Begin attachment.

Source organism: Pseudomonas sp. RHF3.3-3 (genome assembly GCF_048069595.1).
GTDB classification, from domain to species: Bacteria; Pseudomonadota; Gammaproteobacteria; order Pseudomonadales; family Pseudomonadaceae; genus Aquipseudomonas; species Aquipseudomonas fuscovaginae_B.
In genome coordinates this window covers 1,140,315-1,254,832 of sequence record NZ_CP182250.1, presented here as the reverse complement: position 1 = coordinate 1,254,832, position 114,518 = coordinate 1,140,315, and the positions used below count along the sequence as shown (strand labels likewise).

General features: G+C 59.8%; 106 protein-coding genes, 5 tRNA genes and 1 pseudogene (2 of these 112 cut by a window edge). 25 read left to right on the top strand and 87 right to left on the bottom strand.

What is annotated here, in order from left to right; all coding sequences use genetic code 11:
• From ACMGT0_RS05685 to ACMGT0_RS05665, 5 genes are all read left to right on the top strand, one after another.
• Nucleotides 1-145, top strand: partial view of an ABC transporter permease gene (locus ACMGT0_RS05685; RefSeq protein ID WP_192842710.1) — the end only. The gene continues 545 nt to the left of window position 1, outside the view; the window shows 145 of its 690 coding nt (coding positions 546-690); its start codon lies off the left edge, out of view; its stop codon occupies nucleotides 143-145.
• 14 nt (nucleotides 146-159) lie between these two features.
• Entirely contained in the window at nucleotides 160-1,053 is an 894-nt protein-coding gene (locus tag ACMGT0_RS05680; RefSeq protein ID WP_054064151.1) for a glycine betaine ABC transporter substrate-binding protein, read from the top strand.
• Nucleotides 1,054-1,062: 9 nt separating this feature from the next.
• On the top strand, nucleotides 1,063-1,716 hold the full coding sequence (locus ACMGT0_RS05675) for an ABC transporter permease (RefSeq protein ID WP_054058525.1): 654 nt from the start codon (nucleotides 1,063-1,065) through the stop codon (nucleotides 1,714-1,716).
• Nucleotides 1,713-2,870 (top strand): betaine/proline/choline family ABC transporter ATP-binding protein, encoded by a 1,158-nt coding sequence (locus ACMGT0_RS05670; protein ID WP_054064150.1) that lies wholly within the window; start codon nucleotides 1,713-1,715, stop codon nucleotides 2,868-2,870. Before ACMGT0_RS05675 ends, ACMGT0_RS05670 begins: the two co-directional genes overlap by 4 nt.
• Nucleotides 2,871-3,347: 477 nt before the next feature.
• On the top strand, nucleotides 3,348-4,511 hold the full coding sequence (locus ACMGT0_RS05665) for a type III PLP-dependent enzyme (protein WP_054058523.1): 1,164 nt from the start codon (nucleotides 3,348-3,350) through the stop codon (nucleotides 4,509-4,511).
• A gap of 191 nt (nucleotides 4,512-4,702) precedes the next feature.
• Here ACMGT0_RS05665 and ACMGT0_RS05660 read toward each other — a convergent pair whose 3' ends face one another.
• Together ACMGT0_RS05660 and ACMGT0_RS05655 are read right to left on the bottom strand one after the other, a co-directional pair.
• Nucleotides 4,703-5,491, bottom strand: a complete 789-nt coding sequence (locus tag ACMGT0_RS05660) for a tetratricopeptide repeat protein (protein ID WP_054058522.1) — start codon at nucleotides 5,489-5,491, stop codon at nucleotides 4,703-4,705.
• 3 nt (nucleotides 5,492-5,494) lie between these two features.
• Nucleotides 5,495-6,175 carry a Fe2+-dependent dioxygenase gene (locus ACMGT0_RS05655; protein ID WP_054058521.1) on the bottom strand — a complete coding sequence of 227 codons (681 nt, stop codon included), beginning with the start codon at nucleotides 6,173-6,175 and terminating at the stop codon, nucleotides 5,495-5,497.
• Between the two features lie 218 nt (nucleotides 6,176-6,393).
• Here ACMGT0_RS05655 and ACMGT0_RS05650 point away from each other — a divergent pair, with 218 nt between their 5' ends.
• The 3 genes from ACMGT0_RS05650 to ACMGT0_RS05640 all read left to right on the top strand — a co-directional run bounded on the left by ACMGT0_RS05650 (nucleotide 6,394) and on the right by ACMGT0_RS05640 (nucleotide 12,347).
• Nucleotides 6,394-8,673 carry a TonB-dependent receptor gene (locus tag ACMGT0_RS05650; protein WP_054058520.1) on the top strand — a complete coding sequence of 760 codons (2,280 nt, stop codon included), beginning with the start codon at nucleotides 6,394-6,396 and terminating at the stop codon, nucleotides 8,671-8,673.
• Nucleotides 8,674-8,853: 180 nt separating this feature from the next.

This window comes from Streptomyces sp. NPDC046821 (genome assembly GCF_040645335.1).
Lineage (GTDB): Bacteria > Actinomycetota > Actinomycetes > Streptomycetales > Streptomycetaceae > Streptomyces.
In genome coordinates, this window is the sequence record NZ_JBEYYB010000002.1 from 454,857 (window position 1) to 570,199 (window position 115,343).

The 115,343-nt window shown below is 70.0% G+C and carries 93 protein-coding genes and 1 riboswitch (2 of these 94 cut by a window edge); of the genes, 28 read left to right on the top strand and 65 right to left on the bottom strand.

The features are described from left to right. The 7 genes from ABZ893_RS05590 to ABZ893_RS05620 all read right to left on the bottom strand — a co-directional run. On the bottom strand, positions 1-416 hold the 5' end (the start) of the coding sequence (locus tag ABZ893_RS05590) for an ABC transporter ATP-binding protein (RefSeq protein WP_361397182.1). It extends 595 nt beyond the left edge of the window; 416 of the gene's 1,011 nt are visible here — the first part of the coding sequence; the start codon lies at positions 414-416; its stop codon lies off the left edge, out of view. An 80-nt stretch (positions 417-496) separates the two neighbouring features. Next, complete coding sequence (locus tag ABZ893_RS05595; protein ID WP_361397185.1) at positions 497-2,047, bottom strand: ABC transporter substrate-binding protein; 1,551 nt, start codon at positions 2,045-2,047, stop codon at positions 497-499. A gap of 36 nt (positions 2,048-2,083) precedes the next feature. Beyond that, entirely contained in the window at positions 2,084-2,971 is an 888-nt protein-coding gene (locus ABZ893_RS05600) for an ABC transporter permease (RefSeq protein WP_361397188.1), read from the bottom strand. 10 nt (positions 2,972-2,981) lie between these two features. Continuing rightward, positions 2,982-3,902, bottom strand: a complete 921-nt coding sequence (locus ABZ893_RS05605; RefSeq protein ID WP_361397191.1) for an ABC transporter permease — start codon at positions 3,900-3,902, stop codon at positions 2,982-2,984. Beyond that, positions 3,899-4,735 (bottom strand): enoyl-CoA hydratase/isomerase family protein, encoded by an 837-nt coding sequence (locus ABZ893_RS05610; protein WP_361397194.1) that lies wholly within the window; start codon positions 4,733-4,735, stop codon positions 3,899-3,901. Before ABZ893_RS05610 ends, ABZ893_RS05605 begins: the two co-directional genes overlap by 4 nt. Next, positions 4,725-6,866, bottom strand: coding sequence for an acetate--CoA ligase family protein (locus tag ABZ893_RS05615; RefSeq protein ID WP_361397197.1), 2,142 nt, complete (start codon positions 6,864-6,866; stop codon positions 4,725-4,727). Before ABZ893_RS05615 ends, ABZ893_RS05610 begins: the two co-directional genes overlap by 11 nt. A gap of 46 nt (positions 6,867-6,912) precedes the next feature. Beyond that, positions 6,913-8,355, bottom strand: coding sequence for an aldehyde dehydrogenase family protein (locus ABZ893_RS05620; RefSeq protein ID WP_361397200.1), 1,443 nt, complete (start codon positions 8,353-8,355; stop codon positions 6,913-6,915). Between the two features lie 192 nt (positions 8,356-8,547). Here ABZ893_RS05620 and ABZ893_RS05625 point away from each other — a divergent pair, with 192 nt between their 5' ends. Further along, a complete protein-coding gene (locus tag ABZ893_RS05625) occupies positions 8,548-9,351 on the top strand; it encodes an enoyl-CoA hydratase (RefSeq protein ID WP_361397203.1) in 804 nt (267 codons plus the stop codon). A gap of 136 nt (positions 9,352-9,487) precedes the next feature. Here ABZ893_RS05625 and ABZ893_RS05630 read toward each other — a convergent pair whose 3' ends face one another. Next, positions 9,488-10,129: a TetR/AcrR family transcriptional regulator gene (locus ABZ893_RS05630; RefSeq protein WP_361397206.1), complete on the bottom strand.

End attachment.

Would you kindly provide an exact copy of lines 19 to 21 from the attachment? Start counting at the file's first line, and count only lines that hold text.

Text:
• 3 nt (nucleotides 5,492-5,494) lie between these two features.
• Nucleotides 5,495-6,175 carry a Fe2+-dependent dioxygenase gene (locus ACMGT0_RS05655; protein ID WP_054058521.1) on the bottom strand — a complete coding sequence of 227 codons (681 nt, stop codon included), beginning with the start codon at nucleotides 6,173-6,175 and terminating at the stop codon, nucleotides 5,495-5,497.
• Between the two features lie 218 nt (nucleotides 6,176-6,393).